(Prizes and Challenges)
So what do you do? Well, you open up these opportunities to the nation maybe even to the world. So if you can come up with an away with a way of articulating the value of contributing, you know again in a way that makes the public or maybe just a few individuals wants to help. Depend on that altruistic nature that some people have that's when we dissolve a problem because it doesn't work in all cases.
So rather than just offering a challenge where if you do it you get a medal. What about offering a prize prize competitions are interesting because first of all the the organization that offers the price doesn't necessarily spend money until they get a result. For example, the the orteig prize remember this one.
This was the one that encouraged transatlantic flight. Yes. So, you know that that's one way to go. A $20,000 prize and [00:11:00] then you win it and you pay off your mortgage there have been others. Like I birthed an said that building the gossamer Albatross was away from to pay off his mortgage. And so there are there are some folks who are motivated by the prospect of a prize and again from for the funders perspective from a funding perspective.
You're not going to pay until and unless you can get the solution you want. So that's interesting the other interesting feature about crowdsourcing a solution like that is you might get. People applying to solve your problem and you get the best one out of a thousand compare that to a typical again since we're talking Aerospace a typical Aerospace Contracting opportunity.
You'll probably get responses that say NASA would offer millions of dollars for a new rocket. You're going to get doesn't maybe responses to that of which a half dozen maybe will be credible and it's going to be The Usual Suspects. It'll be it'll be Boeing and Lockheed and orbital sciences and maybe a few others well.
What if that one in a thousand Solutions the one you really want offering an [00:12:00] opportunity that solicits such a large number of potential inputs really allows you to pick that best one the again the 2 Sigma 3 Sigma Solution which is kind of exciting possibility. So that's another way to go.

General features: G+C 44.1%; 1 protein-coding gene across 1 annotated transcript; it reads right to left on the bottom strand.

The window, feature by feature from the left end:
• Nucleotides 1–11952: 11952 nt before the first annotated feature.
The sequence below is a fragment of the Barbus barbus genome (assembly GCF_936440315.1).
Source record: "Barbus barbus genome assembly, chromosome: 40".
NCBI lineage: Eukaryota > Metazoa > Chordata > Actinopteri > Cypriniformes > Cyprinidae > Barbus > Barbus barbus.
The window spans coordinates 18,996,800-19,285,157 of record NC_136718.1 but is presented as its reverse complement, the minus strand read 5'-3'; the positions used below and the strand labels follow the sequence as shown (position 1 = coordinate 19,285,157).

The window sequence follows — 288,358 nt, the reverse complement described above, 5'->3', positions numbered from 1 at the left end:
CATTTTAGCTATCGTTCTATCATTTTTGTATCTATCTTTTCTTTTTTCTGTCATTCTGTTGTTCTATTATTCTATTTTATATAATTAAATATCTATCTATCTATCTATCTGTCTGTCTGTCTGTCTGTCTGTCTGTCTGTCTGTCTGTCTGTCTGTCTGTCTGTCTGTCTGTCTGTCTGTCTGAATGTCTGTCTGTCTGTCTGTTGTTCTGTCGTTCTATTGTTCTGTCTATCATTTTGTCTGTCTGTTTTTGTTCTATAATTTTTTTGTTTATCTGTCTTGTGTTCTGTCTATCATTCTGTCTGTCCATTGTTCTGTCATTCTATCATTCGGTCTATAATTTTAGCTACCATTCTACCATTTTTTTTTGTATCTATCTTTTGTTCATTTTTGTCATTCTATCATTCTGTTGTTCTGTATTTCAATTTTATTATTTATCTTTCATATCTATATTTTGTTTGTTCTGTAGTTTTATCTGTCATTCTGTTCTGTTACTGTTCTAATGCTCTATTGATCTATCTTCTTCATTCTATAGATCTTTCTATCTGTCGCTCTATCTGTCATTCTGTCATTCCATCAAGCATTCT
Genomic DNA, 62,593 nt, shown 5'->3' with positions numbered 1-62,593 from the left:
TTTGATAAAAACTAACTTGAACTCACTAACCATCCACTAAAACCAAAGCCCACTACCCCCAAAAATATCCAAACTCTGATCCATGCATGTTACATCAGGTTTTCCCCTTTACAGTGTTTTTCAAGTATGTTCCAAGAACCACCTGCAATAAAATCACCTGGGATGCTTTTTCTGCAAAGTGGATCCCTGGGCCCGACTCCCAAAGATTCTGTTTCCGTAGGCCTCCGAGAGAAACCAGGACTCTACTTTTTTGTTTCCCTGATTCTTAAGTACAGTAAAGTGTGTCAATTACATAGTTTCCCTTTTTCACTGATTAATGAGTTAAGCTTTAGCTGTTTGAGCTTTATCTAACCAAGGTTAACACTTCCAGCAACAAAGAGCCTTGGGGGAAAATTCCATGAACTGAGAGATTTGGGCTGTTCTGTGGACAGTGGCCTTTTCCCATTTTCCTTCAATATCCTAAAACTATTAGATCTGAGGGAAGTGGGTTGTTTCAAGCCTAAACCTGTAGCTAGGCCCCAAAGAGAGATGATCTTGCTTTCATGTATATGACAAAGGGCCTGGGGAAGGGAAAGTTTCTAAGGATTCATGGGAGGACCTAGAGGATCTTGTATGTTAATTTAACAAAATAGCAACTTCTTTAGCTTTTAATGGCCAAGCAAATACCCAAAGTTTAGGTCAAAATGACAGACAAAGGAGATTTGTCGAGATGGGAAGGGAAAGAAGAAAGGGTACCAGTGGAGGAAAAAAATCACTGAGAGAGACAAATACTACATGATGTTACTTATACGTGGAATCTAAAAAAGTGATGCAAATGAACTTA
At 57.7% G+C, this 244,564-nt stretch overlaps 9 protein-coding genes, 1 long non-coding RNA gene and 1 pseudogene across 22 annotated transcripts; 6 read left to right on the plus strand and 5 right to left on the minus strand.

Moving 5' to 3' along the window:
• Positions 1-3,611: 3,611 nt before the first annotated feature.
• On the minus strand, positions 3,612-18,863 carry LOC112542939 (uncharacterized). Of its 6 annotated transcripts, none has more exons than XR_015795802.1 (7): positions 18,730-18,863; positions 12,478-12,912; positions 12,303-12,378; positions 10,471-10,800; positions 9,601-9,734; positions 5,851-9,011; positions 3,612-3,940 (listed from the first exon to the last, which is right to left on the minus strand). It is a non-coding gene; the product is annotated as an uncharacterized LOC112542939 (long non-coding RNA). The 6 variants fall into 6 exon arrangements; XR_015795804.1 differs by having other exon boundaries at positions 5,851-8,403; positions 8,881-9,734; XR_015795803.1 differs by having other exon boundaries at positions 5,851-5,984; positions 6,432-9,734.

How do you pull out good ideas when they take resources?
Ben: to Riff on that how other good ways of.
Judging a solution before it requires a large amount of investment. So with this Crown funny I can imagine that it would get a lot of people. With ideas and you'd be able to go through the ideas and if there's one that immediately stands out as better than the rest or is very clearly feasible often with things.
You don't actually know if it's a good idea until you've tested it and you poured some resources into it and people might not have those. So is there any trick to pulling out those ideas?
Mason: One interesting interesting fact [00:13:00] about prize competitions is pretty clearly. You have to pitch it at the right dollar amount, you know after ten bucks, you're not going to get in.
This is really what you want a prize where the prize might be the say 20 billion dollars the investment necessary to. That twenty billion dollars might be so prohibitive that you're only going to get a few players and once again, probably the usual suspects right? For instance. Let's say that we offered twenty billion dollars for whoever first built at the hotel on the moon.
Okay, it sounds like an interesting idea maybe but to develop that infrastructure that capability is going to cost billions begin with and and maybe someone will win the 20 billion dollar Enterprise, but I really need to get what you want. So first of all the the scale of the prize. Matters, but let me go back to this portfolio idea we were talking about before if you have the freedom to manage a portfolio of Technology investment your opportunity then is to think about those high-risk investments.
Just the way you would have to say in your own eventual portfolio think about high risk Investments as a way to pick winners [00:14:00] you invest a little bit the high-risk stuff across the large board and maybe a few of them. But you have to be winners. Well, then maybe you go investible bit more in those and soon as saying the case of Nayak, right?
And let's say that we like to Tom Dittos spectrometer so much that the $100,000 that he got for building this which is not peanuts by the way, but it's still small from Aerospace perspective that hundred thousand dollars a small investment. But in a subsequent phase maybe he gets ten times that amount of money maybe he starts a small company.
I think he is company something like ditto tool and die company or something like this maybe ditto Tool company gets a factor of 10 or investment in the in a follow-on phase. In fact, maybe even a subsequent phase could be a hundred times as much. So as time goes on as the maturity of the technology increases as you continually refine the portfolio allowing the failed investment to just sort of Fall by the wayside.
You can concentrate on those ones that are [00:15:00] successful which is first of all a reason why you have to invest in some high-risk stuff. You got to take some risks right and then second if you. And if you have a portfolio approach you have the opportunity to use statistics to your benefit. I can let's say if I'm NASA invest in a hundred a crazy ideas every year and if only one or two of them pan out, well, that's great those one or two.